Safety @ Sea

As we continue the run up to casting off the line in May, Karin and I are going over all our to-do list, to-buy lists and our “where the heck are we going to store that” lists.  One big to do is “Make Sure You are Safe”.  To make sure we do that this weekend we took the ferry over to Bainbridge Island for the “Safety @ Sea” course put on by The Sailing Foundation.


The Sailing Foundation is a Seattle based non-profit that, among other things, invented the “LifeSling”.  That’s the thing we have on the back rail of Endless Song that is designed to be tossed off the back of that boat to anyone foolish enough to fall off.

It is both a floatation device that meets a Coast Guard requirement for a throwable device, but it is also a lifting sling.   You see getting the person in the water back to the side of the boat can be the easy part.  Lifting them into the boat again, that can be the hard part.   When you fall in our cold waters you have about 10 minutes where you might be able to help climb back aboard….but after that you’ll loose strength and coordination. If the folks in the boat can’t haul you back aboard, you could be in trouble.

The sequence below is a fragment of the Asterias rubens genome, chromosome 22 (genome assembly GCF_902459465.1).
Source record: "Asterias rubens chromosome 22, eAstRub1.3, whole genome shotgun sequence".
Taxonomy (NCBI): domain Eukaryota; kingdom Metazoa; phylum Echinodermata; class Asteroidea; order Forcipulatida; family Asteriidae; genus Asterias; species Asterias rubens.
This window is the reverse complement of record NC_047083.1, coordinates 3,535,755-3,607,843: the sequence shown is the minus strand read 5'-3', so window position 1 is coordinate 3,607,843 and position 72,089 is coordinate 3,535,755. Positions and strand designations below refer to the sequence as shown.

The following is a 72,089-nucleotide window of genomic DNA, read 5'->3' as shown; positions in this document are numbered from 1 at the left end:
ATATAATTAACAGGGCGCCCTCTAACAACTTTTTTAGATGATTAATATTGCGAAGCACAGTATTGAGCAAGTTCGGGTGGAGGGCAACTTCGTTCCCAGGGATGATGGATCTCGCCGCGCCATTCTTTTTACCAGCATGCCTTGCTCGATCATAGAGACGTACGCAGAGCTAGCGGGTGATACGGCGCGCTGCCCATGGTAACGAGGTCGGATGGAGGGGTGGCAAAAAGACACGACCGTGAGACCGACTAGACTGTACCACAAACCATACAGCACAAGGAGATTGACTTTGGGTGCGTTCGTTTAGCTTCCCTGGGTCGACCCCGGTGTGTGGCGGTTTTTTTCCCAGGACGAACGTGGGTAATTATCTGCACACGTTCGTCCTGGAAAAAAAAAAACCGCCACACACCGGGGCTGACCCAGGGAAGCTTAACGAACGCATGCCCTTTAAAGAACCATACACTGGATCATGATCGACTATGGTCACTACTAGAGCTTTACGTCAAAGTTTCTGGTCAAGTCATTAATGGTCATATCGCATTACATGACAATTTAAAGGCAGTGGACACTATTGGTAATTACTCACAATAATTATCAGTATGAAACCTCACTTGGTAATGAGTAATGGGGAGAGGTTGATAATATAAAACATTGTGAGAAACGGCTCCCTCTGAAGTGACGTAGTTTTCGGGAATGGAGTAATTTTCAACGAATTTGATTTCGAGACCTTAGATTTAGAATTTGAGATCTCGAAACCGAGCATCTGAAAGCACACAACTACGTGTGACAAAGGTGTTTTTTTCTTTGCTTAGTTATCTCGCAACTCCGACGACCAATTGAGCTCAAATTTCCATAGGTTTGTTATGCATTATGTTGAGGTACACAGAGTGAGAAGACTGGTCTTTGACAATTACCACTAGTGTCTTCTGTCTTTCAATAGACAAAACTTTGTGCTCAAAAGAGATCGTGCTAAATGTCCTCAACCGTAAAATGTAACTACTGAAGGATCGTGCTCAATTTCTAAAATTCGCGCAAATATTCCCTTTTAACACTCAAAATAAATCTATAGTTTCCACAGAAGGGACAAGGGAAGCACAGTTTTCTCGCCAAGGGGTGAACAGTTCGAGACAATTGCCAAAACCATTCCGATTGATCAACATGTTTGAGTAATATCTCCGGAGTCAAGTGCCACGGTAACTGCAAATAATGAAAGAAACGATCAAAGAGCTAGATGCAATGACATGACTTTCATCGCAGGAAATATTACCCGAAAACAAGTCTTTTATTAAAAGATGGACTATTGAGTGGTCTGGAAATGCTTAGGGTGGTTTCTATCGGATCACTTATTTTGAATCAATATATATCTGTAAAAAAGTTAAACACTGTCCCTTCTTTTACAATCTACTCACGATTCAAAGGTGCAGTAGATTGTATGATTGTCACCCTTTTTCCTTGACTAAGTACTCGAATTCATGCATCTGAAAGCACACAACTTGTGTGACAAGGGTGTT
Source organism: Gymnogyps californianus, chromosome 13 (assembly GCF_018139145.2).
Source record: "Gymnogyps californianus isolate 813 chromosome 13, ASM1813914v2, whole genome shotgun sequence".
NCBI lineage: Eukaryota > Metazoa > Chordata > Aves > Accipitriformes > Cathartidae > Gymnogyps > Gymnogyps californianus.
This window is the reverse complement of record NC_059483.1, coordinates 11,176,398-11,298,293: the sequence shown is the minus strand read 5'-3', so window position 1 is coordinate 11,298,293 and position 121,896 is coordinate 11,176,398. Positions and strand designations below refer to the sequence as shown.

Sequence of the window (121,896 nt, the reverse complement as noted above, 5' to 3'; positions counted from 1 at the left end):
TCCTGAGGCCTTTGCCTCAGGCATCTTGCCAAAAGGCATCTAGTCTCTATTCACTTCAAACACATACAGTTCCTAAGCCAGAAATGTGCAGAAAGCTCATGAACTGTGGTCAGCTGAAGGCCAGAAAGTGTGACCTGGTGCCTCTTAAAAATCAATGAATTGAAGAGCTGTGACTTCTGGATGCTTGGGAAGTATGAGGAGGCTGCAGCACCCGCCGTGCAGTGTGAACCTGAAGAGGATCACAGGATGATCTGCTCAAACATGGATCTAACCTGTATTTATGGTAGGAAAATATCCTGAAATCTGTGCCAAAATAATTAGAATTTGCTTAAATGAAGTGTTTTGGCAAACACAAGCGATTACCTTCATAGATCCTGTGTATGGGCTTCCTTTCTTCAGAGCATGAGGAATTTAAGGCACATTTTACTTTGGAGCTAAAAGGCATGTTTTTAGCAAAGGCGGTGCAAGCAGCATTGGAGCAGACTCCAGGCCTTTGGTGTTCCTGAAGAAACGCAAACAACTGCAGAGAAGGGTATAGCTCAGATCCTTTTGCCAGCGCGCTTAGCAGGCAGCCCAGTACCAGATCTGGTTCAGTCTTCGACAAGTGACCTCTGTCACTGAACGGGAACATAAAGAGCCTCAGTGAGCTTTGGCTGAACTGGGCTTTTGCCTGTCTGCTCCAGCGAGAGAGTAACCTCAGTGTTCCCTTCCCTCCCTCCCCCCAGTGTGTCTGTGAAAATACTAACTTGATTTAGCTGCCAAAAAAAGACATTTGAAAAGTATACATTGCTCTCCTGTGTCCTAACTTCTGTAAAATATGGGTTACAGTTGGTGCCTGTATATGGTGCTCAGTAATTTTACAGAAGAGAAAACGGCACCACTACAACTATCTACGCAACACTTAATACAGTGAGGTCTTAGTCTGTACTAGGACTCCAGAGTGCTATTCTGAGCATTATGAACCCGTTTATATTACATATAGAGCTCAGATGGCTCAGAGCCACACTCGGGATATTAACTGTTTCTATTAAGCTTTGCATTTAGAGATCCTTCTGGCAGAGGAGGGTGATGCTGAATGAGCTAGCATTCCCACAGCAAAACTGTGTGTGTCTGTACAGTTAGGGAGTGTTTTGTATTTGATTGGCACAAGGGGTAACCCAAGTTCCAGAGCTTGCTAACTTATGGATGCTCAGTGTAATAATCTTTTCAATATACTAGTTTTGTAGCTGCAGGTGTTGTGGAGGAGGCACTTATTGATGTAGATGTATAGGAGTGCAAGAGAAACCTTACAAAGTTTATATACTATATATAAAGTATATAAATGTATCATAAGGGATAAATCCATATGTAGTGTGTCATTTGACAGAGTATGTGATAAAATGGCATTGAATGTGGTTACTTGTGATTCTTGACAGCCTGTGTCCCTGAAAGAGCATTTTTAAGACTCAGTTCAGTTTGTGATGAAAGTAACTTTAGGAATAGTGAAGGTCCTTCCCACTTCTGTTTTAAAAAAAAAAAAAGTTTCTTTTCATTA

But I digress.  We went down to Bainbridge Island for two days of both classroom information sharing and discussion, and some hands on work.  Topics covered ranged from flare handling to water rescue.


And from fire fighting onboard to sail repair and jury rigging should the worst happen.


The funny thing for us is that most of it was just review, refresh and reiterate lessons we’ve already learned.  But that’s not a waste of time, that’s good.  It means that the prep work we’ve been doing really is covering the information and issues that we’re going to need to know out there.

The highlight, of course was jumping in the pool with all our foul weather gear, and our inflatable life jackets.


As long as we’ve been sailing, we really don’t get much practice with this, and it’s nice to give it a try. We also got to work with a life raft and practice turning it over if it were to deploy upside down.   Just learning to climb into it is a totally new experience.  But that’s what this seminar is all about.  Should the worst happen and we need to deploy our new life raft, it won’t be the first time that we’ve seen one and climbed into it.

Testing the Raft

It gives you confidence that you can do it.

By the way, we’re now standing at 4.5 weeks from cast off for Alaska.


4 thoughts on “Safety @ Sea

  1. Awesome! What an exciting adventure. Safe travels to you; I look forward to your posts! 🙂

  2. Are you one your way yet?

  3. Leah Longstreet May 3, 2018 — 3:16 pm

    Smooth sailing! See you in July!

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